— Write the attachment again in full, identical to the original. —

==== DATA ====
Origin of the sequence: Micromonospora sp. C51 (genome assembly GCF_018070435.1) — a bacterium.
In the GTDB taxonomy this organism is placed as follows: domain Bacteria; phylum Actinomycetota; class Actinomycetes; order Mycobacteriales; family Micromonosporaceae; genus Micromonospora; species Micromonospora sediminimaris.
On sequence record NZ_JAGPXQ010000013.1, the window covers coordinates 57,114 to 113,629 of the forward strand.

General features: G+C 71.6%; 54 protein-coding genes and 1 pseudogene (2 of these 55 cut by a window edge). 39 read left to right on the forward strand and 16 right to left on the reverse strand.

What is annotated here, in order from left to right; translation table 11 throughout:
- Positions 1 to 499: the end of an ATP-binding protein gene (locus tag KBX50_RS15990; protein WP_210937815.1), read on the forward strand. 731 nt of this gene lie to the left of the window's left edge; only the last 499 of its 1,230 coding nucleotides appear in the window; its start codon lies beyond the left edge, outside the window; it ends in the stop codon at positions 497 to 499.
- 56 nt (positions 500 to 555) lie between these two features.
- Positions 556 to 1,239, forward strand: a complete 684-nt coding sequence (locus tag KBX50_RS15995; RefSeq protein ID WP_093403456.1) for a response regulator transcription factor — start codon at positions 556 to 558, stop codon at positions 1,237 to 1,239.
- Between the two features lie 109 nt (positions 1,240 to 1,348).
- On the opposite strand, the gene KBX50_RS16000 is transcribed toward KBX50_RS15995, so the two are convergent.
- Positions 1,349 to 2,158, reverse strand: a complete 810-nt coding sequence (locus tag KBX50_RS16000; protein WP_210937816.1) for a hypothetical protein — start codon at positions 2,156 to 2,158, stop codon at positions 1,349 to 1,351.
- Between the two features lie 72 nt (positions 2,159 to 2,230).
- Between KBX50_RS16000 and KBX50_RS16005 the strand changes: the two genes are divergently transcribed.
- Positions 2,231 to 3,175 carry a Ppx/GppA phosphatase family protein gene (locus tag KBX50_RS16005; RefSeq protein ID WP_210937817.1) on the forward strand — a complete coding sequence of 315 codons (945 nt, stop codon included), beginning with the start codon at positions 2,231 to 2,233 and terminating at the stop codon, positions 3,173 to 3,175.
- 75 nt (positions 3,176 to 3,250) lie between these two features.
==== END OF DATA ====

Origin of the sequence: Micromonospora sp. C51 (genome assembly GCF_018070435.1) — a bacterium.
In the GTDB taxonomy this organism is placed as follows: domain Bacteria; phylum Actinomycetota; class Actinomycetes; order Mycobacteriales; family Micromonosporaceae; genus Micromonospora; species Micromonospora sediminimaris.
On sequence record NZ_JAGPXQ010000013.1, the window covers coordinates 57,114 to 113,629 of the forward strand.

General features: G+C 71.6%; 54 protein-coding genes and 1 pseudogene (2 of these 55 cut by a window edge). 39 read left to right on the forward strand and 16 right to left on the reverse strand.

What is annotated here, in order from left to right; translation table 11 throughout:
- Positions 1 to 499: the end of an ATP-binding protein gene (locus tag KBX50_RS15990; protein WP_210937815.1), read on the forward strand. 731 nt of this gene lie to the left of the window's left edge; only the last 499 of its 1,230 coding nucleotides appear in the window; its start codon lies beyond the left edge, outside the window; it ends in the stop codon at positions 497 to 499.
- 56 nt (positions 500 to 555) lie between these two features.
- Positions 556 to 1,239, forward strand: a complete 684-nt coding sequence (locus tag KBX50_RS15995; RefSeq protein ID WP_093403456.1) for a response regulator transcription factor — start codon at positions 556 to 558, stop codon at positions 1,237 to 1,239.
- Between the two features lie 109 nt (positions 1,240 to 1,348).
- On the opposite strand, the gene KBX50_RS16000 is transcribed toward KBX50_RS15995, so the two are convergent.
- Positions 1,349 to 2,158, reverse strand: a complete 810-nt coding sequence (locus tag KBX50_RS16000; protein WP_210937816.1) for a hypothetical protein — start codon at positions 2,156 to 2,158, stop codon at positions 1,349 to 1,351.
- Between the two features lie 72 nt (positions 2,159 to 2,230).
- Between KBX50_RS16000 and KBX50_RS16005 the strand changes: the two genes are divergently transcribed.
- Positions 2,231 to 3,175 carry a Ppx/GppA phosphatase family protein gene (locus tag KBX50_RS16005; RefSeq protein ID WP_210937817.1) on the forward strand — a complete coding sequence of 315 codons (945 nt, stop codon included), beginning with the start codon at positions 2,231 to 2,233 and terminating at the stop codon, positions 3,173 to 3,175.
- 75 nt (positions 3,176 to 3,250) lie between these two features.